Robots to Revolutionize Farming

By CIOReview | Monday, May 20, 2019

FREMONT, CA: With farmers complaining over the difficulty in procuring labors to pick vegetables and fruits, the condition is getting worse with escalating prices for the consumers. A comprehensive implementation of robotics based solutions may bring an end to the crisis.

It’s a challenge to get people for farm work, especially during the harvest season in the United States. With the rise in the minimum wage and a decrease in Mexican labor availability, farmers are forced to let their fruits rot.

Due to the intensive physical effort and severe working conditions, it’s challenging to get workers even when offered $50 an hour in California which yields almost half the U.S. industry’s vegetables, fruits, and nuts. Immigration restrictions have further added to the woes of the farmers.

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Incorporating robots seems the most viable option at this stage to address these challenges.  Further with indoor farming, tackling the reduction in arable lands and population growth is getting better. For vine crops like leafy greens and tomatoes, the average yield per acre is already ten times higher than their outdoor counterparts. Moreover, indoor farming provides an atmosphere for planting and harvesting in all seasons. Introduction of solutions like combining robotics and indoor farming has resulted in a better impact on the farming industry.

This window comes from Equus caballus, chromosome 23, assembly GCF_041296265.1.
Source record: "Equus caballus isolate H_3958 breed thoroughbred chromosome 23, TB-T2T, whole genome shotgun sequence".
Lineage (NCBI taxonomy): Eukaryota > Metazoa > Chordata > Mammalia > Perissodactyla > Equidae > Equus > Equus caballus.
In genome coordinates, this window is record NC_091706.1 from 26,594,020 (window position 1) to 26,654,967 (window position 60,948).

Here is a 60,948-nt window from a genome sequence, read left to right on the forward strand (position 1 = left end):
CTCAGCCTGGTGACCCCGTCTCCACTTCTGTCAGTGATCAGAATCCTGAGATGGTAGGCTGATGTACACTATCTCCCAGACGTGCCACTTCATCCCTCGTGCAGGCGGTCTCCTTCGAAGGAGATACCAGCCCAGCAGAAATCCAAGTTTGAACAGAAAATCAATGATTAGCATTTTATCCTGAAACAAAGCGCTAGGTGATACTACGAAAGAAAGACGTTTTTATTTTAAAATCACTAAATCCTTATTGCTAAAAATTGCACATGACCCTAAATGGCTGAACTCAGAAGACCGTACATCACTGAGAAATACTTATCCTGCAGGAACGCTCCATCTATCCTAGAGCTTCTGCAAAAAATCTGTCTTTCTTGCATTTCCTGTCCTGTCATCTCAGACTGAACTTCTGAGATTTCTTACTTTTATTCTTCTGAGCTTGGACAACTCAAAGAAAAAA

Robotic machinery is getting introduced for harvesting, pruning, and controlling ripening of the produce. Robotic harvesting vehicles are tested to pick even soft fruits such as berries. Berries must be observed for their ripeness, then harvested and then collected with care to avoid bruising. However, development in visual sensor technologies and autonomous propulsion has made such complex tasks possible.

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For instance, a robotic arm built using the above technologies uses a self-driven trolley equipped with a 3D vision to grip a ripe berry from a pair of plastic paws. Another device was tested for identifying ripe fruit, which sorts them based on their size and quality and packs them.

Though there’s a vast ground to be covered, robots are already a part of the farming industry and promise a bright future and an alternative to the intensive labor requirement.